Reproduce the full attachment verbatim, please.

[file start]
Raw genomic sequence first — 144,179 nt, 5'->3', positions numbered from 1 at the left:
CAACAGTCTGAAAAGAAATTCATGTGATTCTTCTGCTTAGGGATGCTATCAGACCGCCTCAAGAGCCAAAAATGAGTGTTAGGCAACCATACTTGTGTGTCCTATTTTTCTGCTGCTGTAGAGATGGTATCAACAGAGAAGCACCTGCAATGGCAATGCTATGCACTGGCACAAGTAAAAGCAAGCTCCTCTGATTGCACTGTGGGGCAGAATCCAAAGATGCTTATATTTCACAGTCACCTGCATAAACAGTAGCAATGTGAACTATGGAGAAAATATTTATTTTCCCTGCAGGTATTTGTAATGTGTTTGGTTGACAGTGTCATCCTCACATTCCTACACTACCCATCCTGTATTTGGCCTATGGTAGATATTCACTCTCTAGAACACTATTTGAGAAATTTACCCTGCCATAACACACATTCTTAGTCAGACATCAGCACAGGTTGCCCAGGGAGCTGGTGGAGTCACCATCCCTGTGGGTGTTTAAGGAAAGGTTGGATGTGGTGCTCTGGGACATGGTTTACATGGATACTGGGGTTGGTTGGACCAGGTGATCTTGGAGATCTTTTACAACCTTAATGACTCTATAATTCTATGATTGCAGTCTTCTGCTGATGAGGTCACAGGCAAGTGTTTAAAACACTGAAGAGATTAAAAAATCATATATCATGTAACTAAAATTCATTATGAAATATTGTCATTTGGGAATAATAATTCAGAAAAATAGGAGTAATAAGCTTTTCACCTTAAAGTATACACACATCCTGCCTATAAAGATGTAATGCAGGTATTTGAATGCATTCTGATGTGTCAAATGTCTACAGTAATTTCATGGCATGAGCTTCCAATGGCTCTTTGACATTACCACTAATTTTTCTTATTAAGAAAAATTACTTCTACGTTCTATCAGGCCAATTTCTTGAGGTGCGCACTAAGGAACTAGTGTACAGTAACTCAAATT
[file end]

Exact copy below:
Raw genomic sequence first — 144,179 nt, 5'->3', positions numbered from 1 at the left:
CAACAGTCTGAAAAGAAATTCATGTGATTCTTCTGCTTAGGGATGCTATCAGACCGCCTCAAGAGCCAAAAATGAGTGTTAGGCAACCATACTTGTGTGTCCTATTTTTCTGCTGCTGTAGAGATGGTATCAACAGAGAAGCACCTGCAATGGCAATGCTATGCACTGGCACAAGTAAAAGCAAGCTCCTCTGATTGCACTGTGGGGCAGAATCCAAAGATGCTTATATTTCACAGTCACCTGCATAAACAGTAGCAATGTGAACTATGGAGAAAATATTTATTTTCCCTGCAGGTATTTGTAATGTGTTTGGTTGACAGTGTCATCCTCACATTCCTACACTACCCATCCTGTATTTGGCCTATGGTAGATATTCACTCTCTAGAACACTATTTGAGAAATTTACCCTGCCATAACACACATTCTTAGTCAGACATCAGCACAGGTTGCCCAGGGAGCTGGTGGAGTCACCATCCCTGTGGGTGTTTAAGGAAAGGTTGGATGTGGTGCTCTGGGACATGGTTTACATGGATACTGGGGTTGGTTGGACCAGGTGATCTTGGAGATCTTTTACAACCTTAATGACTCTATAATTCTATGATTGCAGTCTTCTGCTGATGAGGTCACAGGCAAGTGTTTAAAACACTGAAGAGATTAAAAAATCATATATCATGTAACTAAAATTCATTATGAAATATTGTCATTTGGGAATAATAATTCAGAAAAATAGGAGTAATAAGCTTTTCACCTTAAAGTATACACACATCCTGCCTATAAAGATGTAATGCAGGTATTTGAATGCATTCTGATGTGTCAAATGTCTACAGTAATTTCATGGCATGAGCTTCCAATGGCTCTTTGACATTACCACTAATTTTTCTTATTAAGAAAAATTACTTCTACGTTCTATCAGGCCAATTTCTTGAGGTGCGCACTAAGGAACTAGTGTACAGTAACTCAAATT